Teenage Drivers

If you thought that sleepless nights were behind you once the 2:00 am feeding sessions stopped, think again! Because the minute your 16-year old gets a driving license, all those sleepless nights are going to be back in a big way. And, you do have cause for concern. According to statistics released by the Insurance Institute for Highway Safety, 16 to 20-year old teenage drivers are 3 times more likely to get into a car accident than drivers above the age of 20. Even if your child is not driving, know that 76% of the fatalities of crashes involve passengers in the car.

While you do need to watch over the activities of teenage drivers in your home, you may also want to keep track of their whereabouts as a responsible parent when they’re out in their cars. Thankfully, you can buy several devices compatible with your Android, Apple, and Windows phones that will give you the exact location of your child. One such example is the car tracker device from GoFind Inc. You can place this compact device in a discreet spot in the car so you can monitor its movements with accuracy.

Taking the necessary steps to keep your child safe are essential, however you also need to educate yourself on the most important risk factors that can endanger young drivers and warn them carefully. Here are a few lessons you absolutely must inculcate in your kids.

1 – Concentrate on the Road and Avoid Distractions

As with all drivers, audio, visual, cognitive, and manual distractions are a common problem and can lead to mishaps.

  • Audio hindrances can come from playing loud music in the car or worse, wearing headphones when driving
  • Visual diversions include taking eyes off the road to check cellphones and messages
  • Manual distractions include texting and managing the wheel at the same time.
  • Cognitive interruption in concentration can result from animated conversations, laughing, and talking with passengers or thinking of other things.

Distractions prove to be especially disastrous in the case of teenage drivers because of their longer response times. Add to that is their compulsive need to remain in touch with friends via cellphone apps adds a dangerous element to the mix. Encourage your kids to refrain from using their phones when driving and that it is perfectly reasonable to call back later or pull over if they need to take an important call or return a message. Getting a passenger to take care of answering calls and texts is also a smart (and, safe!) solution.

2 – Never Drink and Drive

Did you know that statistics released by the Centers for Disease Control and Prevention reveal that at least 17% of teenagers are more likely to get involved in alcohol-related car mishaps? Not only do young bodies process alcohol less efficiently, but drinking impairs their brain more seriously than it affects adults. The combination of alcohol with driving is more lethal since teenage drivers are as yet inexperienced and not able to make the right decisions in spilt seconds. Advise your kids to have a designated, sober friend to drive home after parties. Better yet, offer to pick them up or insist that they take a cab.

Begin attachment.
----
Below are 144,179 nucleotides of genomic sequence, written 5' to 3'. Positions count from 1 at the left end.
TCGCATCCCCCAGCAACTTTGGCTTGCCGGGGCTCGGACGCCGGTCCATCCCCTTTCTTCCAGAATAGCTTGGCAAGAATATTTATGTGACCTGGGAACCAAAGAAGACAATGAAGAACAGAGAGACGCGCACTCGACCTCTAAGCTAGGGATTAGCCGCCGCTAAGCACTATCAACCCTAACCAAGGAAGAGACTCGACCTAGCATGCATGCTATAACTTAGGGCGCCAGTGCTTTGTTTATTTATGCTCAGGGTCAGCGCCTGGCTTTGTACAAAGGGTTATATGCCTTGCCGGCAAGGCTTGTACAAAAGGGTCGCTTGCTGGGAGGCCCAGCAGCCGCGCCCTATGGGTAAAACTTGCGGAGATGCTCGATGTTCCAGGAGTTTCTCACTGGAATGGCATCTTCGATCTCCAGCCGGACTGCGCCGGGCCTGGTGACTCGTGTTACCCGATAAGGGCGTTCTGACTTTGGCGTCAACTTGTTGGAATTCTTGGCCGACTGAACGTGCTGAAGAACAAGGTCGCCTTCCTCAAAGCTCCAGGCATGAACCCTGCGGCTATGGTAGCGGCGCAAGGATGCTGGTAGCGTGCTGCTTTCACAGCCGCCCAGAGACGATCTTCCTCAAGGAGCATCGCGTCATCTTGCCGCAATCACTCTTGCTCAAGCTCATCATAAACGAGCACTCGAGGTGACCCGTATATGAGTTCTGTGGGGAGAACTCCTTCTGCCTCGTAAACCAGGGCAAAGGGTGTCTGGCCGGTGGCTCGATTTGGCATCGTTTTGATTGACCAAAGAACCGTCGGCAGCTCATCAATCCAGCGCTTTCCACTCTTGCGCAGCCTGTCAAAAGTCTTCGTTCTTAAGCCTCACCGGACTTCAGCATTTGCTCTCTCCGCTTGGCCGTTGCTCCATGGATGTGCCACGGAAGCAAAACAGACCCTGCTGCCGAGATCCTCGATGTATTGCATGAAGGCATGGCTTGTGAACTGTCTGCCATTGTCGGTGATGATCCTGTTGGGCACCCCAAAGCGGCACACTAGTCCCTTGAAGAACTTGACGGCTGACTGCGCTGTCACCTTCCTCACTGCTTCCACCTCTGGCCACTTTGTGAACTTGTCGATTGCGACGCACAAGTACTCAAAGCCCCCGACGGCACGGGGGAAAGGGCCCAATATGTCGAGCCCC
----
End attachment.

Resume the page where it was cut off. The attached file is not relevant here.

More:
3 – Get Adequate Sleep

All adults are likely to fall asleep at the wheel in case they sacrifice sleep for digital time, socializing, studying, working and various other activities. But, as this feature on The British Psychological Society explains, around 16% of all teenage car mishaps result from insufficient sleep. Experts outline 2 key factors that explain teenagers’ sleeping and waking patterns that can influence their alertness when driving, namely, the homeostatic and circadian cycles. The homeostatic cycle is universal and can make anyone drowsy if they haven’t slept for an extended period of time. Teenagers, on the other hand, also have circadian cycles different from adults. And, this pattern may stabilize completely only at a later age. For this reason, insufficient sleep can put teenage drivers at a higher risk than more mature motorists.

4 – Check the Peripheries of the Road

One of the most critical errors young drivers make when on the road is to fail to watch for objects on the sides of the road that can act as potential hazards. When teaching your kids how to drive, teach them to keep a close watch on the sides of the road and be extremely watchful of crossroads. Warn them that around 21% of accidents occur because of unexpected dangers emerging from peripheral areas that less-experienced drivers are not equipped to handle. And, that’s a fact corroborated by the Insurance Journal.

5 – Other Possible Risks to Keep in Mind

Aside from the risks listed above, here are a few more lessons to teach your kids and teenage drivers.

  • Do drive within speeding limits and slow down at curves and bends in the road.
  • Don’t fall for dares and challenges from peers.
  • Don’t seat too many passengers and make sure every person in the car is wearing a seatbelt.
  • Do opt for public means of transport when weather conditions are bad like, for instance, rain, snow, storms, cloudy conditions, or sleet that can make roads slippery and blur vision.
  • Do keep vehicles maintained with regular tuning and checks. Avoid the possibility of malfunctions that can result in mishaps on the road.

Raising teenagers and keeping them out of trouble is a tough job for parents by itself. But, add a set of car keys and you’ll see the problem compounded many times over. Even as you’re waiting anxiously for your kids to get home safely, you may want to pinpoint their locations and make sure they’re okay. In place of calling and risking a mishap when your child picks up the phone, you could rely on other gadgets. Look around the market for tracking and hands free devices and use them along with safety instructions that you must reinforce from time to time. Be the responsible parents and keep your kids safe.